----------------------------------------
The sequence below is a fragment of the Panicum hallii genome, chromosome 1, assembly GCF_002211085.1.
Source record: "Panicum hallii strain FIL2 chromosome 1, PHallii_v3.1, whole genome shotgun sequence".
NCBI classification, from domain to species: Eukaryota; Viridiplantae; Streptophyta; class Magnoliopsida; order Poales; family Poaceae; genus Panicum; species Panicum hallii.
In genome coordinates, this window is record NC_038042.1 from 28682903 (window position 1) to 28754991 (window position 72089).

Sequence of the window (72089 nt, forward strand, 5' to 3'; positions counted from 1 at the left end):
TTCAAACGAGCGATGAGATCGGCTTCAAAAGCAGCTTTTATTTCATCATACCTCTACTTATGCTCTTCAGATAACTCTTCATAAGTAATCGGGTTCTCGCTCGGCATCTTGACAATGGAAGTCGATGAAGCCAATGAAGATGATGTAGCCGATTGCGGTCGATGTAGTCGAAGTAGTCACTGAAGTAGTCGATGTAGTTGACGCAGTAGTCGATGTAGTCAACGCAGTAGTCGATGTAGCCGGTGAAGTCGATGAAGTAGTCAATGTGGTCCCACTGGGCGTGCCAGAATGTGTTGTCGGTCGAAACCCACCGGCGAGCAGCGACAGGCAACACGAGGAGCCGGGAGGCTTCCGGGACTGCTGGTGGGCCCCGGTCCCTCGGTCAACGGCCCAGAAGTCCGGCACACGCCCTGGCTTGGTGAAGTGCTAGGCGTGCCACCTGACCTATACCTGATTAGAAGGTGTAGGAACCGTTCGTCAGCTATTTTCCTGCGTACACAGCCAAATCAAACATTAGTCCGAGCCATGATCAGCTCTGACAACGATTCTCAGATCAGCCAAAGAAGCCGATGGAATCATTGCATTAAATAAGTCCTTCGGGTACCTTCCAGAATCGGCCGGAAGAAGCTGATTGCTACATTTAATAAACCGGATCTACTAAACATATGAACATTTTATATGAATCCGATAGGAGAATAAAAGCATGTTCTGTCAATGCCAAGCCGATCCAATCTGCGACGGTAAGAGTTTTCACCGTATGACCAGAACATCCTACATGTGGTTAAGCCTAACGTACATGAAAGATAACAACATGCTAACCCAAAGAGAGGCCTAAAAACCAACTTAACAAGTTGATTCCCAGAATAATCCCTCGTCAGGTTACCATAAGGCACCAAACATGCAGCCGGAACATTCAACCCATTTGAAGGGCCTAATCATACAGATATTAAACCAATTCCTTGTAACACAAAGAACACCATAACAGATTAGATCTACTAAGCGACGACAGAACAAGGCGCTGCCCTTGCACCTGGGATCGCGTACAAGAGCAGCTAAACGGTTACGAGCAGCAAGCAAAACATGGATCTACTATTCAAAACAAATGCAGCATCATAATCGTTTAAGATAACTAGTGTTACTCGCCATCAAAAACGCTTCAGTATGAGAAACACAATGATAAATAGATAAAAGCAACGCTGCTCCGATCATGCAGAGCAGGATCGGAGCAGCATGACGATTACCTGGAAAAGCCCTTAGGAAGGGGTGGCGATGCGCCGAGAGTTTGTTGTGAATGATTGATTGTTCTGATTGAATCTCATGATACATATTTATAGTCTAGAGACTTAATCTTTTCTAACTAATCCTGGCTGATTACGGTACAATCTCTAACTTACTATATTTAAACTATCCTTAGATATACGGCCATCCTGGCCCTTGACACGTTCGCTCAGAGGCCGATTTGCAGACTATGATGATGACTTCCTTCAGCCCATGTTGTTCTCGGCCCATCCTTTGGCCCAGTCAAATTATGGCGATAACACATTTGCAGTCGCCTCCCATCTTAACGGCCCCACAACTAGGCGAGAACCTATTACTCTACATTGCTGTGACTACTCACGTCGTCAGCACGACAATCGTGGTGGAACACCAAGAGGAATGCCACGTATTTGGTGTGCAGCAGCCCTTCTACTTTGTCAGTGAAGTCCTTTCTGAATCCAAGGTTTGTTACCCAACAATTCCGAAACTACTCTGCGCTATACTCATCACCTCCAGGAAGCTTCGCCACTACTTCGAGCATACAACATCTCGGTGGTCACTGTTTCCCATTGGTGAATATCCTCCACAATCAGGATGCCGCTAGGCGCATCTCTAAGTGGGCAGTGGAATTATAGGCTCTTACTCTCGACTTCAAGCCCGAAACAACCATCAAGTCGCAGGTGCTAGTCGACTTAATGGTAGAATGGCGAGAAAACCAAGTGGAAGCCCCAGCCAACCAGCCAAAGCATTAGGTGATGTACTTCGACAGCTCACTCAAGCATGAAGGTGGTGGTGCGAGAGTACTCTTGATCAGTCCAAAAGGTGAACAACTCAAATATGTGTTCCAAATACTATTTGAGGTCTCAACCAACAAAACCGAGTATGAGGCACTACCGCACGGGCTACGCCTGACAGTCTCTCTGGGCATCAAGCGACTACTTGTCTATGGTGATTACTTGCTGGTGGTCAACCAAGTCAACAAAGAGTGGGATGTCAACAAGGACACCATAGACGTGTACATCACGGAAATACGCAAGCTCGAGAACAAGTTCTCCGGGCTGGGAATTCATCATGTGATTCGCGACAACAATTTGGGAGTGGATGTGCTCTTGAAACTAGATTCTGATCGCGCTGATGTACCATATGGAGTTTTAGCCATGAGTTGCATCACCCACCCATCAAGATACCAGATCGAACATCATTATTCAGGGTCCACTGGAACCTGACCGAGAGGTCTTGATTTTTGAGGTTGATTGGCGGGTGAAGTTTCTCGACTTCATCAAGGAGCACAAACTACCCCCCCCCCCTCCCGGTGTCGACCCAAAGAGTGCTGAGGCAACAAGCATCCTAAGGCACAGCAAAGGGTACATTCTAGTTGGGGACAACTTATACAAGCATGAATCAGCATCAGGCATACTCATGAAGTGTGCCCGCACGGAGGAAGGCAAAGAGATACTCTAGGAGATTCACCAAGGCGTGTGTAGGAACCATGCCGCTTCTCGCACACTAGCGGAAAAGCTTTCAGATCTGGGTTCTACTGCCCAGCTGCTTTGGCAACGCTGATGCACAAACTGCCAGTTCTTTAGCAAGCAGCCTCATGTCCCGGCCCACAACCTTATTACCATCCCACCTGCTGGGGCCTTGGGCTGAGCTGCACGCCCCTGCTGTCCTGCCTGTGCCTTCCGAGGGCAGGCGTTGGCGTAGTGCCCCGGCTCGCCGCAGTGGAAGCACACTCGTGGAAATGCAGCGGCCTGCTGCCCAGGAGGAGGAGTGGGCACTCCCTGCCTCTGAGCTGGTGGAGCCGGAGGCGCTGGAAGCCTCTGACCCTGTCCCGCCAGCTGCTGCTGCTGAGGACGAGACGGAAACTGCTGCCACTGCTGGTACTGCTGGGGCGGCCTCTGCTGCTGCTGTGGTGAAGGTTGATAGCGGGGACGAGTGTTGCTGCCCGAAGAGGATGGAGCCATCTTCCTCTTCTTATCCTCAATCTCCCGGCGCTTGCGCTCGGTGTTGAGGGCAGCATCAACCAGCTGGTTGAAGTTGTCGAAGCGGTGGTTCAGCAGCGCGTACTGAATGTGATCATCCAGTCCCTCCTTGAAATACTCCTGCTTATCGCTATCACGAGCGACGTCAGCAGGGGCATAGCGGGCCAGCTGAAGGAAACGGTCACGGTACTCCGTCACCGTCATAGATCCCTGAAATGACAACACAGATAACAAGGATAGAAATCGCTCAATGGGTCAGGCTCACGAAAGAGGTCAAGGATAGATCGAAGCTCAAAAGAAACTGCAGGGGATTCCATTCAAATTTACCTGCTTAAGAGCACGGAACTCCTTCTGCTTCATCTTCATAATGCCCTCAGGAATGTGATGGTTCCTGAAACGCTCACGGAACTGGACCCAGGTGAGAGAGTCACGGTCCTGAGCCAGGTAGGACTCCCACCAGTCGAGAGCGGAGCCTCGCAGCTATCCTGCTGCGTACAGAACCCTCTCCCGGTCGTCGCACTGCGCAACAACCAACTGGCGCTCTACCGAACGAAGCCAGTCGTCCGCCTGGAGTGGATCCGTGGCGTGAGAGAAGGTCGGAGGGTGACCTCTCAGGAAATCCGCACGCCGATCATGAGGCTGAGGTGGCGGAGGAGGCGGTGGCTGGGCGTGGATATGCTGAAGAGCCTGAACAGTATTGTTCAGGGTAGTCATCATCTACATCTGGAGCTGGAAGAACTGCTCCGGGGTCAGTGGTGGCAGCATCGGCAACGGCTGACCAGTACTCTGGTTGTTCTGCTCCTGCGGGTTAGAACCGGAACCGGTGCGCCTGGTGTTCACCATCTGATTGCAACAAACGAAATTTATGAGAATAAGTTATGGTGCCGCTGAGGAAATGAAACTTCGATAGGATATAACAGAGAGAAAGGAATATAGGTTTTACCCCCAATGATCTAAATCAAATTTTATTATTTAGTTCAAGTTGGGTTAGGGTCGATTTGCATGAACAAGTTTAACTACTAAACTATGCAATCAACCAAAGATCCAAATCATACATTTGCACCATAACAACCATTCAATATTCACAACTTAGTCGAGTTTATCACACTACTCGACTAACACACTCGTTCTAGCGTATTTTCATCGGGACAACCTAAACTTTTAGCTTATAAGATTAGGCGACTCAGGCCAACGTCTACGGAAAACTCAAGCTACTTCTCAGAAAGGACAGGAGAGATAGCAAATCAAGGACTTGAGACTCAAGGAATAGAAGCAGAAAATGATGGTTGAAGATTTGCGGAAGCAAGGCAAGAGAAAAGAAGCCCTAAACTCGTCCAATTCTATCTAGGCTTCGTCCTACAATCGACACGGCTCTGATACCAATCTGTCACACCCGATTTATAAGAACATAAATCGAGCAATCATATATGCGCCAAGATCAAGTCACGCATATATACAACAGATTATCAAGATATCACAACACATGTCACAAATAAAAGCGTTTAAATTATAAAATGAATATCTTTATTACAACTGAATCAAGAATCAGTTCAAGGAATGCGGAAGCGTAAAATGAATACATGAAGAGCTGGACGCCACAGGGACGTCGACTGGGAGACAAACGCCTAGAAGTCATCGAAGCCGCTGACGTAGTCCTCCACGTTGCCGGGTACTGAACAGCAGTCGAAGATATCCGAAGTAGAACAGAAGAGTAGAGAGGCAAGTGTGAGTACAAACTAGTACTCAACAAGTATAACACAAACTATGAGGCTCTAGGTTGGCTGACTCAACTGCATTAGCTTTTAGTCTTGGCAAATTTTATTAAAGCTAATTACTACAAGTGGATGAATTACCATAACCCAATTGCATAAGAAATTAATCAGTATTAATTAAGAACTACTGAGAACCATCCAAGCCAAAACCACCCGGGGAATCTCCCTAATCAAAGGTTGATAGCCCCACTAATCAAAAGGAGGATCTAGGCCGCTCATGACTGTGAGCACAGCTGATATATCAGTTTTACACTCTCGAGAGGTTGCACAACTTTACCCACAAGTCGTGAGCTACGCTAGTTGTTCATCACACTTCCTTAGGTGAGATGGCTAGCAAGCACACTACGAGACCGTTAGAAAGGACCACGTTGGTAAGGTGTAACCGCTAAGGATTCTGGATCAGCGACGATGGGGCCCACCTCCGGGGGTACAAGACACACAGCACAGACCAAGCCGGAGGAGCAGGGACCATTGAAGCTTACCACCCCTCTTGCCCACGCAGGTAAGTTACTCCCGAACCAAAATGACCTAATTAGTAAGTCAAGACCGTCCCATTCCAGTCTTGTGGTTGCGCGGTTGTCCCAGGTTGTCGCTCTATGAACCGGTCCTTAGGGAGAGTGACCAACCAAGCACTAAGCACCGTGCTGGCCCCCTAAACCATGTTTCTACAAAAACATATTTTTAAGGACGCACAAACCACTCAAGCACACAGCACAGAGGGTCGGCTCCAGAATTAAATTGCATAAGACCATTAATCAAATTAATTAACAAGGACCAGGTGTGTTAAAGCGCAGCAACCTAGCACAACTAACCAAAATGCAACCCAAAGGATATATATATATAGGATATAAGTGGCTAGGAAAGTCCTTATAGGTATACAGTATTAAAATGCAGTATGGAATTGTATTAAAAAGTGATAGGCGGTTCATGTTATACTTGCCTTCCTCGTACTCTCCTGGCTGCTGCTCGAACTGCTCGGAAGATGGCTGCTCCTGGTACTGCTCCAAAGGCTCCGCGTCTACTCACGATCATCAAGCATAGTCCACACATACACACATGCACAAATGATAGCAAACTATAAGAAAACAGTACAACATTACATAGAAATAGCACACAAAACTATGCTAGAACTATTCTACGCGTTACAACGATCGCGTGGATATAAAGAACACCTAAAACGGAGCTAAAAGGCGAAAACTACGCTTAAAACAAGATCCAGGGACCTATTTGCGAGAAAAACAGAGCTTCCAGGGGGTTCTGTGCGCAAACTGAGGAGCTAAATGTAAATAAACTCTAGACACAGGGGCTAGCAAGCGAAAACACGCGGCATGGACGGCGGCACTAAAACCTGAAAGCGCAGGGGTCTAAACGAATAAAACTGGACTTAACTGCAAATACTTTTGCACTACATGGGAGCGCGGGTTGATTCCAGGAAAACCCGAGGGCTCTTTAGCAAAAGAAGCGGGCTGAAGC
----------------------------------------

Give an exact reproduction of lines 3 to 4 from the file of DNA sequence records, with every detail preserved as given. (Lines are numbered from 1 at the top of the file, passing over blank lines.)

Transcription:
NCBI classification, from domain to species: Eukaryota; Viridiplantae; Streptophyta; class Magnoliopsida; order Poales; family Poaceae; genus Panicum; species Panicum hallii.
In genome coordinates, this window is record NC_038042.1 from 28682903 (window position 1) to 28754991 (window position 72089).